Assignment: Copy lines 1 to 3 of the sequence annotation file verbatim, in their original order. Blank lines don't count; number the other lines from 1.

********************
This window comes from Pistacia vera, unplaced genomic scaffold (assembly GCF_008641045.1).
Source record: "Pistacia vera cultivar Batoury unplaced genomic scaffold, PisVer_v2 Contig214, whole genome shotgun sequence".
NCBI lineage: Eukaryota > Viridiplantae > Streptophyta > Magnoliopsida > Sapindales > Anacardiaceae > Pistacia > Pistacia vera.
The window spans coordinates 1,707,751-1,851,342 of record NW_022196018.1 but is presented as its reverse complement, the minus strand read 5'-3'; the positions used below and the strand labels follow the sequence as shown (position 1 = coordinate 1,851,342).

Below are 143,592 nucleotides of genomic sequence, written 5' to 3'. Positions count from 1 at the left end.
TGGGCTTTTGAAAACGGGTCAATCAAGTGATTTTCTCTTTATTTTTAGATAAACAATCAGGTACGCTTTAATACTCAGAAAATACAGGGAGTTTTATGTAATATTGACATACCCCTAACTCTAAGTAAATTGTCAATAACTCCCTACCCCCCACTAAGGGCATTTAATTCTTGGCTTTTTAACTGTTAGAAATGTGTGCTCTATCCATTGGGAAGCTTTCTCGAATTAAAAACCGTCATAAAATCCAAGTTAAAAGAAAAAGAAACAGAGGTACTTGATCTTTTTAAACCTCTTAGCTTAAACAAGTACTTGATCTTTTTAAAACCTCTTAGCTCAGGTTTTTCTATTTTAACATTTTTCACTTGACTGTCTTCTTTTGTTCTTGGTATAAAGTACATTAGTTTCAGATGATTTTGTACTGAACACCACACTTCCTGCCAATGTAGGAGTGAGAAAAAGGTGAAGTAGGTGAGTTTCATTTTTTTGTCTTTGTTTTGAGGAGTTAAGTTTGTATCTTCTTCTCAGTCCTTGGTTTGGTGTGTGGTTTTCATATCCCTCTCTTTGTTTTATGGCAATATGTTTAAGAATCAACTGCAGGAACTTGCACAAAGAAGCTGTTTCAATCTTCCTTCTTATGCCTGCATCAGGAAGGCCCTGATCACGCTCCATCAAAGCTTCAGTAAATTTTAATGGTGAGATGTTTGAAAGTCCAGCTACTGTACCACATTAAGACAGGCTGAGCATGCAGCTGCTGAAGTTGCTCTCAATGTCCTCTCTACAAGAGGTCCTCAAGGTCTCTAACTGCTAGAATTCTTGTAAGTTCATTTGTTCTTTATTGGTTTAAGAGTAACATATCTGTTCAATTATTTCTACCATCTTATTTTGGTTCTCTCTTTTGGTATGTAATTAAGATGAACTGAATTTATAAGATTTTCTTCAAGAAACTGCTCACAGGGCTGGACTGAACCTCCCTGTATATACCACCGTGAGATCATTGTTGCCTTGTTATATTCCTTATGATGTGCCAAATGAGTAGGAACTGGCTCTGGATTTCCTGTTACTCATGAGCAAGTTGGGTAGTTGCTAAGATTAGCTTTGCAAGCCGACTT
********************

This window comes from Pistacia vera, unplaced genomic scaffold (assembly GCF_008641045.1).
Source record: "Pistacia vera cultivar Batoury unplaced genomic scaffold, PisVer_v2 Contig214, whole genome shotgun sequence".
NCBI lineage: Eukaryota > Viridiplantae > Streptophyta > Magnoliopsida > Sapindales > Anacardiaceae > Pistacia > Pistacia vera.